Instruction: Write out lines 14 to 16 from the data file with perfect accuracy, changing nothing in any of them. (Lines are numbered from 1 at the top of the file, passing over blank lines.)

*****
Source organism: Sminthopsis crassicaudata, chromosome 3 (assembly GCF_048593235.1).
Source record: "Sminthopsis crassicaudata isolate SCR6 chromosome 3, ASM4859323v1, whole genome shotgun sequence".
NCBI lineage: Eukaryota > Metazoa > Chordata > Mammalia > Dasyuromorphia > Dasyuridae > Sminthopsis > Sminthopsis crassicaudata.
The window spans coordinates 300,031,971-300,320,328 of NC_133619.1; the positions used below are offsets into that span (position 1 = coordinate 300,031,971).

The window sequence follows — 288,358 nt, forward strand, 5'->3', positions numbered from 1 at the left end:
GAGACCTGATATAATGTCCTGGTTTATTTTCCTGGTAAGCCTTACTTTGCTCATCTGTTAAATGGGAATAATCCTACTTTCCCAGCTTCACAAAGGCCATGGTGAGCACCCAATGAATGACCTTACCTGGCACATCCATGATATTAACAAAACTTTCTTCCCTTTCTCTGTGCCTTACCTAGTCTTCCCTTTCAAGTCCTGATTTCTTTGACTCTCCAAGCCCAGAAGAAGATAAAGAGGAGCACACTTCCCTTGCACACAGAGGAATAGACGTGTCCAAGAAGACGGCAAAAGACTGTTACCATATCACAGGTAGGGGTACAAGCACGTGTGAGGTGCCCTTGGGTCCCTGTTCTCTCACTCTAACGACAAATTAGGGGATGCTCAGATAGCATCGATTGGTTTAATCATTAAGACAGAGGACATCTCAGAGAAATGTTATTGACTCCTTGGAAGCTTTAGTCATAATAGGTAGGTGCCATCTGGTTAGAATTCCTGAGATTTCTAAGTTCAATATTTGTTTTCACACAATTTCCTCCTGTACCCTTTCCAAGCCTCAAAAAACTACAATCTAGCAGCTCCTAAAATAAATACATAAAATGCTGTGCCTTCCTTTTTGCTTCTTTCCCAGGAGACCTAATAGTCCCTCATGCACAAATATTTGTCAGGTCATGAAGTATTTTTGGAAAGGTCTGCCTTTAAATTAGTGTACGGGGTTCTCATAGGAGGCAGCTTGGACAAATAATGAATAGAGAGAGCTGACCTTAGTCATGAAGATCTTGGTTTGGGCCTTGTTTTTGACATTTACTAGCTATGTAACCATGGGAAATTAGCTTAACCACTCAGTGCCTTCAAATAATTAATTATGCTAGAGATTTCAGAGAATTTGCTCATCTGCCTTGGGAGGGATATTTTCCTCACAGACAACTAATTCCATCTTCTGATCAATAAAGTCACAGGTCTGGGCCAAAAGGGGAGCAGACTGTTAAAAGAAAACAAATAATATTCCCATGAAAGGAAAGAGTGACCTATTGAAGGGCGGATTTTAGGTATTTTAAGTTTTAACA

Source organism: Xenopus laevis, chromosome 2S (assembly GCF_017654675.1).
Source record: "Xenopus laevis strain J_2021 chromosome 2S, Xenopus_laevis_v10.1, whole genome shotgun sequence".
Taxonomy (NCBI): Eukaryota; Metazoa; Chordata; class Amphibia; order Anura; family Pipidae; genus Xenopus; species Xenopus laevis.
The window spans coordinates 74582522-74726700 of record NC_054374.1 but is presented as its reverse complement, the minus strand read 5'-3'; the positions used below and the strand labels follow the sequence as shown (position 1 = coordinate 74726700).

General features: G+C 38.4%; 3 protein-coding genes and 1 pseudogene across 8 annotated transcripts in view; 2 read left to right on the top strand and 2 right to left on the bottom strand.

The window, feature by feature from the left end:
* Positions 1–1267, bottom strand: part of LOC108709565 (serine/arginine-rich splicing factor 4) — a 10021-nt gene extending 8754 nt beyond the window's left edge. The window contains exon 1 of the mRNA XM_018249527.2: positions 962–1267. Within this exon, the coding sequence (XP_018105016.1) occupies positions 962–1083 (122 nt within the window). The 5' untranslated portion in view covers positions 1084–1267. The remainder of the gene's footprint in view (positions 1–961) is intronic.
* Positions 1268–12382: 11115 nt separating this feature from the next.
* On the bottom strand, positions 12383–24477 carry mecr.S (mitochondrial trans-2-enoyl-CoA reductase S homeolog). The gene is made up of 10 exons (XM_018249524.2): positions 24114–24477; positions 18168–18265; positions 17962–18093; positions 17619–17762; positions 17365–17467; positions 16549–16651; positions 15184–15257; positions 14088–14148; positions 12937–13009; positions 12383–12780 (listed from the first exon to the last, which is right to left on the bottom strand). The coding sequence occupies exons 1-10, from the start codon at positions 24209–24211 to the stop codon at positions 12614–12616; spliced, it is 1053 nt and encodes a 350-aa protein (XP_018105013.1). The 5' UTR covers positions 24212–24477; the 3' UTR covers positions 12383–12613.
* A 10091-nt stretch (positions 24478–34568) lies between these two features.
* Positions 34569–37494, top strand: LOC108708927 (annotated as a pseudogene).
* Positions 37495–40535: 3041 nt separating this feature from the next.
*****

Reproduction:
* Positions 1268–12382: 11115 nt separating this feature from the next.
* On the bottom strand, positions 12383–24477 carry mecr.S (mitochondrial trans-2-enoyl-CoA reductase S homeolog). The gene is made up of 10 exons (XM_018249524.2): positions 24114–24477; positions 18168–18265; positions 17962–18093; positions 17619–17762; positions 17365–17467; positions 16549–16651; positions 15184–15257; positions 14088–14148; positions 12937–13009; positions 12383–12780 (listed from the first exon to the last, which is right to left on the bottom strand). The coding sequence occupies exons 1-10, from the start codon at positions 24209–24211 to the stop codon at positions 12614–12616; spliced, it is 1053 nt and encodes a 350-aa protein (XP_018105013.1). The 5' UTR covers positions 24212–24477; the 3' UTR covers positions 12383–12613.
* A 10091-nt stretch (positions 24478–34568) lies between these two features.